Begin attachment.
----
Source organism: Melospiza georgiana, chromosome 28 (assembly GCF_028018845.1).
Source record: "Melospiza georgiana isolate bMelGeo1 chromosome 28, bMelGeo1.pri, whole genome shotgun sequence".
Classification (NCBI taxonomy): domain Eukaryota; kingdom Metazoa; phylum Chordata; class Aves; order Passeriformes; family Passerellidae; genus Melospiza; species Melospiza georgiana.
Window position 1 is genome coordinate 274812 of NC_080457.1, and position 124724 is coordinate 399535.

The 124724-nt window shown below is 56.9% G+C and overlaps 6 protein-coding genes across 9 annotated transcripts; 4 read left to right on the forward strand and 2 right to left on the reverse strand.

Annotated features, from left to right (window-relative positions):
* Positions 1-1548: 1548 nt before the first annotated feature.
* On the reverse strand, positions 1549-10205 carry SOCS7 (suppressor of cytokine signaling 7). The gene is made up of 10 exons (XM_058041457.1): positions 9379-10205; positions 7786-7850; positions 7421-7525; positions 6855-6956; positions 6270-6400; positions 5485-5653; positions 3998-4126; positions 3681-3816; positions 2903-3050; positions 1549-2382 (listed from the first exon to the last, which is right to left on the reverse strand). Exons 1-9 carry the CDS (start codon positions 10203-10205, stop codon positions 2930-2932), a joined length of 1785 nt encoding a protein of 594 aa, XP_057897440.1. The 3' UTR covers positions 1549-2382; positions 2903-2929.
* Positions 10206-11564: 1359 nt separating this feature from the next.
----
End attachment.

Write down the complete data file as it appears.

Source organism: Melospiza georgiana, chromosome 28 (assembly GCF_028018845.1).
Source record: "Melospiza georgiana isolate bMelGeo1 chromosome 28, bMelGeo1.pri, whole genome shotgun sequence".
Classification (NCBI taxonomy): domain Eukaryota; kingdom Metazoa; phylum Chordata; class Aves; order Passeriformes; family Passerellidae; genus Melospiza; species Melospiza georgiana.
Window position 1 is genome coordinate 274812 of NC_080457.1, and position 124724 is coordinate 399535.

The 124724-nt window shown below is 56.9% G+C and overlaps 6 protein-coding genes across 9 annotated transcripts; 4 read left to right on the forward strand and 2 right to left on the reverse strand.

Annotated features, from left to right (window-relative positions):
* Positions 1-1548: 1548 nt before the first annotated feature.
* On the reverse strand, positions 1549-10205 carry SOCS7 (suppressor of cytokine signaling 7). The gene is made up of 10 exons (XM_058041457.1): positions 9379-10205; positions 7786-7850; positions 7421-7525; positions 6855-6956; positions 6270-6400; positions 5485-5653; positions 3998-4126; positions 3681-3816; positions 2903-3050; positions 1549-2382 (listed from the first exon to the last, which is right to left on the reverse strand). Exons 1-9 carry the CDS (start codon positions 10203-10205, stop codon positions 2930-2932), a joined length of 1785 nt encoding a protein of 594 aa, XP_057897440.1. The 3' UTR covers positions 1549-2382; positions 2903-2929.
* Positions 10206-11564: 1359 nt separating this feature from the next.